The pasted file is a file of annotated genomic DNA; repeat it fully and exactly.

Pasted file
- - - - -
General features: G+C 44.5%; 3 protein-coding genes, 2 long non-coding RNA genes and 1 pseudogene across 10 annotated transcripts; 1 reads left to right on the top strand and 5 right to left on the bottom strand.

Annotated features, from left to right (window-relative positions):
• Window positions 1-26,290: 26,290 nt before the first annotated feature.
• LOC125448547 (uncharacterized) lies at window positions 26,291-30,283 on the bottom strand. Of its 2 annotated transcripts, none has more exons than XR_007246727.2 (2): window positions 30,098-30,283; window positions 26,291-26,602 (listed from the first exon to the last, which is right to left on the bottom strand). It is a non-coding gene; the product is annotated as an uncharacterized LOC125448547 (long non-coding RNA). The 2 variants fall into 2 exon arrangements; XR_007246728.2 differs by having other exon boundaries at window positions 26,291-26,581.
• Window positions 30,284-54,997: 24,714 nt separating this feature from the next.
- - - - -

General features: G+C 44.5%; 3 protein-coding genes, 2 long non-coding RNA genes and 1 pseudogene across 10 annotated transcripts; 1 reads left to right on the top strand and 5 right to left on the bottom strand.

Annotated features, from left to right (window-relative positions):
• Window positions 1-26,290: 26,290 nt before the first annotated feature.
• LOC125448547 (uncharacterized) lies at window positions 26,291-30,283 on the bottom strand. Of its 2 annotated transcripts, none has more exons than XR_007246727.2 (2): window positions 30,098-30,283; window positions 26,291-26,602 (listed from the first exon to the last, which is right to left on the bottom strand). It is a non-coding gene; the product is annotated as an uncharacterized LOC125448547 (long non-coding RNA). The 2 variants fall into 2 exon arrangements; XR_007246728.2 differs by having other exon boundaries at window positions 26,291-26,581.
• Window positions 30,284-54,997: 24,714 nt separating this feature from the next.